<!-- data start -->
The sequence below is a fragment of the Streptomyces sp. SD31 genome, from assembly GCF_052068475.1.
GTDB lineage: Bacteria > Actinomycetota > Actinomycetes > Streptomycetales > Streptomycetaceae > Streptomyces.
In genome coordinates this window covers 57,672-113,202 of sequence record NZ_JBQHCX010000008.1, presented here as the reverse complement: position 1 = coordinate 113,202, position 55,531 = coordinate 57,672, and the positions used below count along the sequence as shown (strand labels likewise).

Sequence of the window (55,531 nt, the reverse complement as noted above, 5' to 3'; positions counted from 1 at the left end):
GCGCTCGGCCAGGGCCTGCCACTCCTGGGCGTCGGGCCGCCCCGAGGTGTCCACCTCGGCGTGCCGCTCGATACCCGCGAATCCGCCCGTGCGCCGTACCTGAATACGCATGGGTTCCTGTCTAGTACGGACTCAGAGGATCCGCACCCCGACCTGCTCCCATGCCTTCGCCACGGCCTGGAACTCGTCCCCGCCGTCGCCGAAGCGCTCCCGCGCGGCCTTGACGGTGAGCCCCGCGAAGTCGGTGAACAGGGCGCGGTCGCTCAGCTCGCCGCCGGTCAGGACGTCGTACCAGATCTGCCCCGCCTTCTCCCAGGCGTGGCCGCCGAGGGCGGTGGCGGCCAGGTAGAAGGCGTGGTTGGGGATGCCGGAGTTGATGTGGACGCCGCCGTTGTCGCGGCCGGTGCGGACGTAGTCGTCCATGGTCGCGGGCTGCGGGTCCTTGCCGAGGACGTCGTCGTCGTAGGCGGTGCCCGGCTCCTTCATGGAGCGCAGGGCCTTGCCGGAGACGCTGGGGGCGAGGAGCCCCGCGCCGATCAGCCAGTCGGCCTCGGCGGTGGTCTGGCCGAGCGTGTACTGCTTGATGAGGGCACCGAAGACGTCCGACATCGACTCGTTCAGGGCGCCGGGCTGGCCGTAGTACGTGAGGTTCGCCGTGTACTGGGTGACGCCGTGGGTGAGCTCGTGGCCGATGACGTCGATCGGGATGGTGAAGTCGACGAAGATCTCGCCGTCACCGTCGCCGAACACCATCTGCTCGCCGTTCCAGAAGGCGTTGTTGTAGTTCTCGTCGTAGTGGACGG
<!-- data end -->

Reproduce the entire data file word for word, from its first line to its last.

The sequence below is a fragment of the Streptomyces sp. SD31 genome, from assembly GCF_052068475.1.
GTDB lineage: Bacteria > Actinomycetota > Actinomycetes > Streptomycetales > Streptomycetaceae > Streptomyces.
In genome coordinates this window covers 57,672-113,202 of sequence record NZ_JBQHCX010000008.1, presented here as the reverse complement: position 1 = coordinate 113,202, position 55,531 = coordinate 57,672, and the positions used below count along the sequence as shown (strand labels likewise).

Sequence of the window (55,531 nt, the reverse complement as noted above, 5' to 3'; positions counted from 1 at the left end):
GCGCTCGGCCAGGGCCTGCCACTCCTGGGCGTCGGGCCGCCCCGAGGTGTCCACCTCGGCGTGCCGCTCGATACCCGCGAATCCGCCCGTGCGCCGTACCTGAATACGCATGGGTTCCTGTCTAGTACGGACTCAGAGGATCCGCACCCCGACCTGCTCCCATGCCTTCGCCACGGCCTGGAACTCGTCCCCGCCGTCGCCGAAGCGCTCCCGCGCGGCCTTGACGGTGAGCCCCGCGAAGTCGGTGAACAGGGCGCGGTCGCTCAGCTCGCCGCCGGTCAGGACGTCGTACCAGATCTGCCCCGCCTTCTCCCAGGCGTGGCCGCCGAGGGCGGTGGCGGCCAGGTAGAAGGCGTGGTTGGGGATGCCGGAGTTGATGTGGACGCCGCCGTTGTCGCGGCCGGTGCGGACGTAGTCGTCCATGGTCGCGGGCTGCGGGTCCTTGCCGAGGACGTCGTCGTCGTAGGCGGTGCCCGGCTCCTTCATGGAGCGCAGGGCCTTGCCGGAGACGCTGGGGGCGAGGAGCCCCGCGCCGATCAGCCAGTCGGCCTCGGCGGTGGTCTGGCCGAGCGTGTACTGCTTGATGAGGGCACCGAAGACGTCCGACATCGACTCGTTCAGGGCGCCGGGCTGGCCGTAGTACGTGAGGTTCGCCGTGTACTGGGTGACGCCGTGGGTGAGCTCGTGGCCGATGACGTCGATCGGGATGGTGAAGTCGACGAAGATCTCGCCGTCACCGTCGCCGAACACCATCTGCTCGCCGTTCCAGAAGGCGTTGTTGTAGTTCTCGTCGTAGTGGACGG